Robert Mitchum/Shelley Winters/Lillian Gish

 

Tues May 4 offers three interesting films.

845A  "A Kiss Before Dying" 1956  I saw originally on Noir Alley - Robert Wagner as a mild-mannered killer on a college campus. Also with pre-Jesus Jeffrey Hunter.

 

2p "This Time for Keeps" 1947 - have never seen it or heard of it.  But get this! Esther Williams is courted by an upper-crust fellow, son of opera star Lauritz Melchior. Also with Jimmy Durante and Xavier Cugat. Possibilities for camp seem endless! 

 

8p "Hairspray" 1988 John Waters' take on how rock 'n' roll helped desegregate Baltimore.

 

Wed May 5 - how about this trio back-to-back!

545p "Diabolique" 1955 with Simone Signoret plotting to off her husband.

 

8p "Twelve Angry Men" 1957 probably best jury film ever. With Henry Fonda, Jack Klugman, E. G. Marshall, Ed Begley Sr. and obviously at least eight more.   

 

10p "Anatomy of A Murder" 1959 dir. by Otto Preminger with music by Duke Ellington.

When Lee Remick, wife of accused murdered Ben Gazzara, says to defense lawyer Jimmy Stewart, "Call me Laura!", hard for Jimmy and any male to maintain composure.  (I wonder if her name Laura was inspired by Gene Tierney's Laura of 12 years earlier).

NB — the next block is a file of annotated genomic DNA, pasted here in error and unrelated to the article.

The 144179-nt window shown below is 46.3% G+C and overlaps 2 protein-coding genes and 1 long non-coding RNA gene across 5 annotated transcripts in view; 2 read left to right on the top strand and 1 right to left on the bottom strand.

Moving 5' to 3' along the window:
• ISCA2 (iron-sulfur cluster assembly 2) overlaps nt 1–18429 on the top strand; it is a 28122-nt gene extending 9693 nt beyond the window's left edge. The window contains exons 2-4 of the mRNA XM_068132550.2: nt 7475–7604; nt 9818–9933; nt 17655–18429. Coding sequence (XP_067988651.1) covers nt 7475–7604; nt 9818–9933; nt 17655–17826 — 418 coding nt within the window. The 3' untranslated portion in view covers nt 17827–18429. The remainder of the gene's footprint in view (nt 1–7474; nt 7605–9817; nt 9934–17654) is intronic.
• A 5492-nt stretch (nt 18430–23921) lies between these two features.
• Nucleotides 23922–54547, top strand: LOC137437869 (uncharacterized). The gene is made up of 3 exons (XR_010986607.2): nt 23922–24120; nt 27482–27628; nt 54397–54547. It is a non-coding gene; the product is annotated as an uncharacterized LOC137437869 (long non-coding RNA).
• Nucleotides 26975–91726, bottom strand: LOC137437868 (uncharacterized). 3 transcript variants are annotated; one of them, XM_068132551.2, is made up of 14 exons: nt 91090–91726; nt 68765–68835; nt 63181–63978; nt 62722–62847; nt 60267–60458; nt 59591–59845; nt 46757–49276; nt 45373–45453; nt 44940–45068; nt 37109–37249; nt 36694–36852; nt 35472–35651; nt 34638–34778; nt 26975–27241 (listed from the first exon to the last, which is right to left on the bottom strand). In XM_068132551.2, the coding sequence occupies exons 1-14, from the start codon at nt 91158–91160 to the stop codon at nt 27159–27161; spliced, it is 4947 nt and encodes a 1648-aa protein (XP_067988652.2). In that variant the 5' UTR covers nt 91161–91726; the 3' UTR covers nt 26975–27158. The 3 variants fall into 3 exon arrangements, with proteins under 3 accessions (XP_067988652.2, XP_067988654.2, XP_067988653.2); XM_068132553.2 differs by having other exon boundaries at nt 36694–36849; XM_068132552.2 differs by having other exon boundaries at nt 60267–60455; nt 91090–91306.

Also with Eve Arden as Stewart's secy., Arthur McConnell as Stewart's colleague, George C. Scott as vicious prosecuting attorney, and Robert Welch, who in real life helped destroy Sen. Joe McCarthy, as a judge.  

 

Th May 6 415p "A Hard Day's Night" Richard Lester directs the Beatles in a really delightful film - the 1960s before the Vietnam War and anti-draft riots got really ugly. 

 

followed at 6p by "Elvis: That's The Way It Is 2001" from 1975

 

8p "West Side Story" 1961

 

11:15p "Mean Streets" early Martin Scorsese with early Robert DeNiro 1973

 

Fri May 7 10AM "The Whistle at Eaton Falls" 1951 - A film unknown to me but sounds very interesting.  Robert Siodmak, a great Noir director, in what is billed as documentary/drama. A factory in New Hampshire is sold to an outside owner who wants to make efficiency "improvements" and fires people.  The union rebels. 

With young Lloyd Bridges, Carleton Carpenter, Murray Hamilton and a really young Ernest Borgnine.